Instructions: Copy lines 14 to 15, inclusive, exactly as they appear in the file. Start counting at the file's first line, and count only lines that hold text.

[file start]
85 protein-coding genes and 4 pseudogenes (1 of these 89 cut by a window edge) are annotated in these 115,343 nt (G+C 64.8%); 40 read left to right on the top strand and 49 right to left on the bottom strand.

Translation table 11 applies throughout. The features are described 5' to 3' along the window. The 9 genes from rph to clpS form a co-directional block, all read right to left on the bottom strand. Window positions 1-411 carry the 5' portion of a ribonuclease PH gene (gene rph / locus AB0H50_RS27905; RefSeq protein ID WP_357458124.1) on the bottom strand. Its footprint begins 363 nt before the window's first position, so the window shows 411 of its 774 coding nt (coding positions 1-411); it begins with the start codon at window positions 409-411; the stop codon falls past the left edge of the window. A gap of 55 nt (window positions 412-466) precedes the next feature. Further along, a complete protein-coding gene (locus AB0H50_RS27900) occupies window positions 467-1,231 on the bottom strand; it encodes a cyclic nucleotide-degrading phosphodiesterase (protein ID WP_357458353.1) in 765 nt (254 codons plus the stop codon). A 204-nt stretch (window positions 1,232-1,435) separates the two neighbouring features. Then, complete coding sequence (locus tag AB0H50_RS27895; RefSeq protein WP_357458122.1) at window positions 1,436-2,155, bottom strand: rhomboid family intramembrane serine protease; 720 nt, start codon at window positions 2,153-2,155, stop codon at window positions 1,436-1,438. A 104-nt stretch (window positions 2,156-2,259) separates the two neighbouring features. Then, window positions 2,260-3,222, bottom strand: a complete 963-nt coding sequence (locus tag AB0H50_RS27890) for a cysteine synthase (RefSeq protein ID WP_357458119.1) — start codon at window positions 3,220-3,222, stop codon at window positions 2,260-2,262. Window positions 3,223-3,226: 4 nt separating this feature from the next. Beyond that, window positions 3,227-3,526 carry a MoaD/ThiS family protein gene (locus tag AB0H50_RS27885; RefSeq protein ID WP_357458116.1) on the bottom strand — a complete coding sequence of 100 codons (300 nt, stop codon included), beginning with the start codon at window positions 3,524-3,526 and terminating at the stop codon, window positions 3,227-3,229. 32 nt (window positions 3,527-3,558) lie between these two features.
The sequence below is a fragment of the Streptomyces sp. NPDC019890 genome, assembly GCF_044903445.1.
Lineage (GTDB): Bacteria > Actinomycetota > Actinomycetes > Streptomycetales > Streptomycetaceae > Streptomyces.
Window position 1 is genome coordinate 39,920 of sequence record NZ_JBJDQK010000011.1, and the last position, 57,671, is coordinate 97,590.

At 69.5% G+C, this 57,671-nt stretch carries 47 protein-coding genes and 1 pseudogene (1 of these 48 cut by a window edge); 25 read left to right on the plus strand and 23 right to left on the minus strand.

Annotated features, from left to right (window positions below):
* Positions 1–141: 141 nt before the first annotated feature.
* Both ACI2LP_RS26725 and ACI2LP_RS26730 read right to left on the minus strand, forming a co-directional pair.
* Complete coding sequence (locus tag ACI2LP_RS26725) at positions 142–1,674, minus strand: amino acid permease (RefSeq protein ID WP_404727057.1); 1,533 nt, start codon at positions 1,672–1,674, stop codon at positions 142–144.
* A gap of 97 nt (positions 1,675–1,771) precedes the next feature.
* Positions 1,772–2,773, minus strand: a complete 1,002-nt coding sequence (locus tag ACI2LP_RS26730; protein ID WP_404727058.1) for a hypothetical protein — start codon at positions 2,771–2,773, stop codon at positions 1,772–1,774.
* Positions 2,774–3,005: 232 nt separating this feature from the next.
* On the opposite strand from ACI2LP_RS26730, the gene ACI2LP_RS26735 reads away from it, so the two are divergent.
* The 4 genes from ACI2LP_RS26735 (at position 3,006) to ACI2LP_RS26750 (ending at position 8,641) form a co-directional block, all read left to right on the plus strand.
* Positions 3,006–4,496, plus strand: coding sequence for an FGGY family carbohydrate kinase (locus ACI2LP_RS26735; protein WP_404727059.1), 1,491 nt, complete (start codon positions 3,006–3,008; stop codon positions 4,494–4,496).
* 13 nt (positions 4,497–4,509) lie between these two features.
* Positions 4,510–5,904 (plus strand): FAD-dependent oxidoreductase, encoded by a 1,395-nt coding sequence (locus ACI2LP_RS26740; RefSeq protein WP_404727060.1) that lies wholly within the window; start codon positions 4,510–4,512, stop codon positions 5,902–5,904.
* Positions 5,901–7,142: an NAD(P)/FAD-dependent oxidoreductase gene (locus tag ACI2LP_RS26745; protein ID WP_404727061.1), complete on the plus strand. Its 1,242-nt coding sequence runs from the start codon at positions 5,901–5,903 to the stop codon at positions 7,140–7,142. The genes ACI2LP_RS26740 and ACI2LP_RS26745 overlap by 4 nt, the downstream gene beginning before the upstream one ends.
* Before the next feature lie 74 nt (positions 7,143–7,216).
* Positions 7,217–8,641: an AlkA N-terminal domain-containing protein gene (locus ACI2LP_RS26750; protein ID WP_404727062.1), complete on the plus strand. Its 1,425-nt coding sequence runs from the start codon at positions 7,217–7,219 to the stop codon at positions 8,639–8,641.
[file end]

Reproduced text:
* On the opposite strand from ACI2LP_RS26730, the gene ACI2LP_RS26735 reads away from it, so the two are divergent.
* The 4 genes from ACI2LP_RS26735 (at position 3,006) to ACI2LP_RS26750 (ending at position 8,641) form a co-directional block, all read left to right on the plus strand.